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Emerging Infectious Diseases Journal
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Volume 2: No. 2, April 2005

SPECIAL TOPICS
ORIGINAL RESEARCH: FEATURED ABSTRACT FROM THE 19TH NATIONAL CONFERENCE ON CHRONIC DISEASE PREVENTION AND CONTROL
Overcoming Barriers in Access to Specialized Health Care Services


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Donna Russell Doran, Jeffrey Gold, Francis Serbaroli, Edward L. Hannan, Paul F. Macielak, William F. Streck

Suggested citation for this article: Doran DR, Gold J, Serbaroli F, Hannan EL, Macielak PF, Streck WF. Overcoming barriers in access to specialized health care services [abstract]. Prev Chronic Dis [serial online] 2005 Apr [date cited]. Available from: URL: http://www.cdc.gov/pcd/issues/2005/
apr/04_0142o.htm
.

PEER REVIEWED

Track: Policy and Legal

The objective of this interdisciplinary statewide initiative was to identify factors limiting access to specialty care and to develop strategies to overcome these barriers. We focused on barriers that are amenable to resolution through health care policy, regulation, or statute and on innovative strategies that could be implemented within the resource constraints of our health care system.

A Quality Initiatives Workgroup (QIW) of the New York State Public Health Council (PHC) was convened to examine issues and potential resolutions associated with disparities in access to specialty care for New York State residents. The work group was composed of members of the PHC and experts from pertinent fields. In addition to gathering input from QIW panel members on clinical, analytical, and financial issues, the group set out to gather information through roundtable discussions with a broad range of experts (including regulators, insurers, providers, researchers, patient advocates, medical educators, and professional societies), literature reviews, and responses from a survey aimed at gaining a broad perspective on barriers and potential solutions to accessing specialty care.

The QIW’s review of expert testimony, questionnaire responses, and research concluded that disparities in access to care exist and that these disparities have a significant and costly impact on the overall health of New York State residents. Factors associated with barriers to appropriate health care fall into the following categories: health care delivery issues (including provider awareness and implementation, patient-provider communications, and system navigation issues), availability of services, insurance coverage, and applied research and quality initiatives. Specific issues, goals, and recommended actions are identified in each of these areas. Sufficient evidence is available to support implementation of well-planned strategies aimed at reducing existing inequities. In evaluating strategies for overcoming barriers, the QIW recommends an initial focus on seven clinical areas: heart disease, stroke, cancer, major orthopedic conditions, diabetes, end-stage renal disease, and HIV/AIDS. These diseases impact a substantial portion of the population and have relatively mature and accepted clinical treatment protocols (thus making them amenable to monitoring). Additionally, inequities to care have been identified in the literature for these diseases.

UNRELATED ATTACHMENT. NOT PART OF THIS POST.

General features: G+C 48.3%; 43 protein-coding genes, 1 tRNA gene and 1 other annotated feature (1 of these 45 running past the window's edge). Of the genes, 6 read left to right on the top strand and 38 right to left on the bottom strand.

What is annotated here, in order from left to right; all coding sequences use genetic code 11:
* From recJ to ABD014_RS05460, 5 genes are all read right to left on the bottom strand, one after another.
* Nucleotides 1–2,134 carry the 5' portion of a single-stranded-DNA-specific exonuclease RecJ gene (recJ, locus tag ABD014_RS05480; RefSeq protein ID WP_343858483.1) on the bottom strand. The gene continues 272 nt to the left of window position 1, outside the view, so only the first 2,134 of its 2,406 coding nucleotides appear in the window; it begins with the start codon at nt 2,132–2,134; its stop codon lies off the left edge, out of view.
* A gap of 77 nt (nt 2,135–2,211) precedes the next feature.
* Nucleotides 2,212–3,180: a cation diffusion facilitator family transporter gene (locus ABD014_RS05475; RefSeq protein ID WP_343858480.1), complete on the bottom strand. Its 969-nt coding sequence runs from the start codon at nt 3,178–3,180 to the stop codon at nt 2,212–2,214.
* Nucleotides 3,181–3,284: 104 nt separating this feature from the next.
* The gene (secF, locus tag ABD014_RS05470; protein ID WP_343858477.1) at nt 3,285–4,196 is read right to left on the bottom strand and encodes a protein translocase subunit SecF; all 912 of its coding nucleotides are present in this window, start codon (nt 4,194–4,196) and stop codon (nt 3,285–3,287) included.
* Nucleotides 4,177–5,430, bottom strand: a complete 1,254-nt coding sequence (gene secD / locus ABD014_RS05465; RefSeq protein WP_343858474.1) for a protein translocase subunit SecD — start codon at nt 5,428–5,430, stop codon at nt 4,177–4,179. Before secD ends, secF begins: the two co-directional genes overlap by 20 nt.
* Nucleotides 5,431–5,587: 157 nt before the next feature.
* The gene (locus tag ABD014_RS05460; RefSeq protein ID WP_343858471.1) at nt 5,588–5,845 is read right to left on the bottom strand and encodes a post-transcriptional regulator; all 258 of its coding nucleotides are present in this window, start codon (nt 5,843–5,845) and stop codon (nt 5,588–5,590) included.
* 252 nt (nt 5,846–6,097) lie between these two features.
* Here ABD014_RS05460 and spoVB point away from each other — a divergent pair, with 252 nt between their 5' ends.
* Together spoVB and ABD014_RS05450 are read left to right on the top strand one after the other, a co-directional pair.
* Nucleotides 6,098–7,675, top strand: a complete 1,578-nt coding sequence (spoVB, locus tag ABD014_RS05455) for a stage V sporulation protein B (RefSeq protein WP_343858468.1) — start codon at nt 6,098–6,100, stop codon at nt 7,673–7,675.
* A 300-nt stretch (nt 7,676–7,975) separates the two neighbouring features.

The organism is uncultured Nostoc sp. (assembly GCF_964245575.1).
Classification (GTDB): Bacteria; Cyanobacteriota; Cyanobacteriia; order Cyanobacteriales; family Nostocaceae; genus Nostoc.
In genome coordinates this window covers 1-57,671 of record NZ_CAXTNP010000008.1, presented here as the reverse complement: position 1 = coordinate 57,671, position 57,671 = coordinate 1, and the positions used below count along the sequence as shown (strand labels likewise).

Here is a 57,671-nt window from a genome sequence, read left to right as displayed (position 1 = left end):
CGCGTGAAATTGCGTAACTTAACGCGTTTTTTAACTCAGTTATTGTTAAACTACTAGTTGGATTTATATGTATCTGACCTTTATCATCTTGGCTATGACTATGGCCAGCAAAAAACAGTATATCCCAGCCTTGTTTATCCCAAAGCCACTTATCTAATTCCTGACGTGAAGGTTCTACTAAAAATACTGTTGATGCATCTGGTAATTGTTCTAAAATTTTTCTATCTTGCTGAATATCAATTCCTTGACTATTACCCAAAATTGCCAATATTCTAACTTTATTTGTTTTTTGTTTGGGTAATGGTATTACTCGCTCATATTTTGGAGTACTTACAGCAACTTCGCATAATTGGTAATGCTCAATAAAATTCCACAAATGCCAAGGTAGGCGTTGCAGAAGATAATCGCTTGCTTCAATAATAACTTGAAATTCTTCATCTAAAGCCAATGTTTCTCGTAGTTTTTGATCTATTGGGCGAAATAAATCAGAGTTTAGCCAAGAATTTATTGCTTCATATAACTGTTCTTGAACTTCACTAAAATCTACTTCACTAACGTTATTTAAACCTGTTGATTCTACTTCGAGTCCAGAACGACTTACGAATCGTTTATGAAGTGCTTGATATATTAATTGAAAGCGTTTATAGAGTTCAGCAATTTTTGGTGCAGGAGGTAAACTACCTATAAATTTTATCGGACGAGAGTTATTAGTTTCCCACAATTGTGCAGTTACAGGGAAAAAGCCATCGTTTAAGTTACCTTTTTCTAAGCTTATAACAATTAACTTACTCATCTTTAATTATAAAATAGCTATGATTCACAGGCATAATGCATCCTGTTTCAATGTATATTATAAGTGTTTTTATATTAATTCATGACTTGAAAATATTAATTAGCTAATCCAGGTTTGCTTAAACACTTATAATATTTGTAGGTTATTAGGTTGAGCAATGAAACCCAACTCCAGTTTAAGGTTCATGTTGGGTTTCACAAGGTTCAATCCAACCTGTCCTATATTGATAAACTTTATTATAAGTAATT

Recommended actions — some of which are being implemented — will be discussed. These recommendations will provide a stimulus, foundation, and preliminary framework for groups to build upon; offer guidance for evaluating the provision of specialized services; identify challenges that cut across the health care sector; and provide a road map for remediation.

Corresponding Author: Donna Russell Doran, Cardiac Quality Initiatives, Advisor, New York State Department of Health, Cardiac Service Program, 1 University Pl, Suite 209, Rensselaer, NY 12144-3455. Telephone: 518-402-1016. E-mail: drd03@Health.State.NY.US.

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The opinions expressed by authors contributing to this journal do not necessarily reflect the opinions of the U.S. Department of Health and Human Services, the Public Health Service, the Centers for Disease Control and Prevention, or the authors’ affiliated institutions. Use of trade names is for identification only and does not imply endorsement by any of the groups named above.


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